Monday Memo: news & views about working at UC
For the Week of May 07, 2012

May Day Action, HX Workers at UCLA Medical Center.
May Day Action, HX Workers at UCLA Medical Center. Photo by Aaron Rosenfield.

Starting in July 2013, UC Riverside will be the location of a new UC shared services center to consolidate many finance, HR, IT, and research support functions across the UC system. Management says the center will “require fewer positions” than now exist, and that "UC is looking to minimize involuntary layoffs through attrition, re-training and re-alignment of responsibilities. Affected employees will have the option of applying for jobs at the UCPath Center" and to consider new "opportunities that may emerge." UC Berkeley is establishing a separate organization to consolidate services.

UC Berkeley administrators are surveying students, faculty and staff about campus’ multi-faceted and world-renowned library system, in preparation for a reorganization which could close entire libraries and dramatically cut services. Over the last year, Berkeley’s students, staff and faculty have responded to library service changes with a series of protests and occupations.

Last Tuesday, UPTE and other union members were joined by students for May 1 actions at UC Berkeley and UC Office of the President to support UC workers and "their struggle for better contracts.”

Students at Cal State San Bernardino and students from other CSUs launched a hunger strike last week to demand tuition reductions, pay freezes, and other reforms in the face of a $750 million state funding cut this year and possibly $200 million more next year.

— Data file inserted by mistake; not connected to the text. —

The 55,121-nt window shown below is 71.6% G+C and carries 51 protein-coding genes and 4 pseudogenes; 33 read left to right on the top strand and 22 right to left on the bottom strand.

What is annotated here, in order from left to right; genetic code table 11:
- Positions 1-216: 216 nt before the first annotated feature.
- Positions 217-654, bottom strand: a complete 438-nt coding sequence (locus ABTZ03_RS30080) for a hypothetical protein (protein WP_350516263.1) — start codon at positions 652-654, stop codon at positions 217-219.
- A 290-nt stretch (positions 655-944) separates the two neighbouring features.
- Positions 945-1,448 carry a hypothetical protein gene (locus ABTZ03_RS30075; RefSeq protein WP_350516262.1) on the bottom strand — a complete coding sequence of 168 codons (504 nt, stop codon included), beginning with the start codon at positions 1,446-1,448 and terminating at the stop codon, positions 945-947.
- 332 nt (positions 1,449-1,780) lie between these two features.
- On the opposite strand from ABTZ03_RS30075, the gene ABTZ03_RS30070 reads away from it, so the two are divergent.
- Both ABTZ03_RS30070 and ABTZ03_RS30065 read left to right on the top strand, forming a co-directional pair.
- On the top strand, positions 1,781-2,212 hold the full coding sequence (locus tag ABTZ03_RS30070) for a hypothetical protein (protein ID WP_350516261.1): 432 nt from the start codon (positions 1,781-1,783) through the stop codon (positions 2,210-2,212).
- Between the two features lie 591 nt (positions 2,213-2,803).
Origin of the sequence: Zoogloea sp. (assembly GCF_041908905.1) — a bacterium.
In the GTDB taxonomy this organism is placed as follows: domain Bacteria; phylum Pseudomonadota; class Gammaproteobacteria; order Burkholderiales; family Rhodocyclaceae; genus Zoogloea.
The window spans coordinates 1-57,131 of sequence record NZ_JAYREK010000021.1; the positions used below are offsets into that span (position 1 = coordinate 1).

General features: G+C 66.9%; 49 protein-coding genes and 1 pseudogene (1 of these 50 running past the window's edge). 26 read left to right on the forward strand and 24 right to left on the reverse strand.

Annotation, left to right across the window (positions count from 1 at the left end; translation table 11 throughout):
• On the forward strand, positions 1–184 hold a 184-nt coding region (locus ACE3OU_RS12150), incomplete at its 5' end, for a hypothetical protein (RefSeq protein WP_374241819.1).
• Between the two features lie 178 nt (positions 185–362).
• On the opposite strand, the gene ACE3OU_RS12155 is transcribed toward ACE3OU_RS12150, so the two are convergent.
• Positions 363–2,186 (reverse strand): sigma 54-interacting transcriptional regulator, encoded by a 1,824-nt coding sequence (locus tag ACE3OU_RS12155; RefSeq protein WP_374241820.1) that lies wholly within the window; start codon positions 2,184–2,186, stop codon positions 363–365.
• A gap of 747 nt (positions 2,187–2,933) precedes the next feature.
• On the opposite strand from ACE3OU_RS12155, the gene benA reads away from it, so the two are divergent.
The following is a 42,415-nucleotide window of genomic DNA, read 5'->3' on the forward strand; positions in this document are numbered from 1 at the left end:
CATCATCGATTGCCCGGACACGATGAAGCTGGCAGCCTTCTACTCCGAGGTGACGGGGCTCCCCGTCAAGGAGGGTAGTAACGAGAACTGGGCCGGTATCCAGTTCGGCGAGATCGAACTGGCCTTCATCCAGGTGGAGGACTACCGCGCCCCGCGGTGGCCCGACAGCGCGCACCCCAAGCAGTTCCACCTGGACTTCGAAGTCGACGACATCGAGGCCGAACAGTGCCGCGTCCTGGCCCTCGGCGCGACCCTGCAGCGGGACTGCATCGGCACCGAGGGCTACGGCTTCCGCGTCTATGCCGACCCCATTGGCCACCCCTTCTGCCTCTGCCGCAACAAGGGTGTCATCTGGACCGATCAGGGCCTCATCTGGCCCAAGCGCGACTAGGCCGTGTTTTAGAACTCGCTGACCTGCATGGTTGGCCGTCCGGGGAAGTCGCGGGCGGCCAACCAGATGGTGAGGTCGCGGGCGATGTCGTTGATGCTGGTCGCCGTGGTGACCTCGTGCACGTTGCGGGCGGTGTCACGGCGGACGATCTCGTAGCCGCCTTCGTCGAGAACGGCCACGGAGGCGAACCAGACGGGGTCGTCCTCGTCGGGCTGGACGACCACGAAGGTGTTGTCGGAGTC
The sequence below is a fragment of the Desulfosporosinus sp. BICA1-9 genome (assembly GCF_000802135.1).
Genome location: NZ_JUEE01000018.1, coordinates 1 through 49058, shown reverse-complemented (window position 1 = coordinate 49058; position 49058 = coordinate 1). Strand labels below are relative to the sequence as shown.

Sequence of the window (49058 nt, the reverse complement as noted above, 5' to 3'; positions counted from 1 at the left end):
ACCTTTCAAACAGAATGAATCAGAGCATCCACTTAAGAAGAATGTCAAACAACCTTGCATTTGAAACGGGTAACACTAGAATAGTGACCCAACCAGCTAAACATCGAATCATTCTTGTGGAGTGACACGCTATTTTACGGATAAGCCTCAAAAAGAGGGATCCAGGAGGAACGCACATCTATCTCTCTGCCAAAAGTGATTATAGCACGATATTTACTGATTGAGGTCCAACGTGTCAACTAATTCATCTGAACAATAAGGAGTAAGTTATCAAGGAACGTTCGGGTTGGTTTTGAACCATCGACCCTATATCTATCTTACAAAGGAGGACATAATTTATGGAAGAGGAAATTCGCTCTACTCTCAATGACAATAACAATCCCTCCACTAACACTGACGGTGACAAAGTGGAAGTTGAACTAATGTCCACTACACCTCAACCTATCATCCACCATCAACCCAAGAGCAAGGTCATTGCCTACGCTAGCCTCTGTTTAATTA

CSU faculty have voted to authorize a strike for next fall. With 24,000 represented employees, a strike by the California Faculty Association "would be the largest among faculty in the history of the United States."

Trustees for the California State University system say they’re “not tone deaf” and acknowledge that they can’t continue increasing top administrators’ salaries while jacking up tuitions, cutting financial aid, eliminating courses, and restricting enrollments. On Tuesday, trustees will consider rescinding a policy that allows them to boost incoming executives’ pay by up to 10%. A San Francisco Chronicle editorial said “this new pay policy truly represents the least they can do.”

The destruction of California’s public higher education system is prompting more college-bound high school graduates to head for out-of-state universities. The Sacramento Bee reports big jumps in California education expatriates, a trend that analysts say will threaten California’s long-term future.

UC’s Office of the President issued a draft report on “best practices” in response to campus protests and is accepting comments until May 25. The San Francisco Chronicle reports that the report's authors "concluded that UC police are too quick to quash demonstrations rather than allow them to play out." _____________________________________________________________________________________

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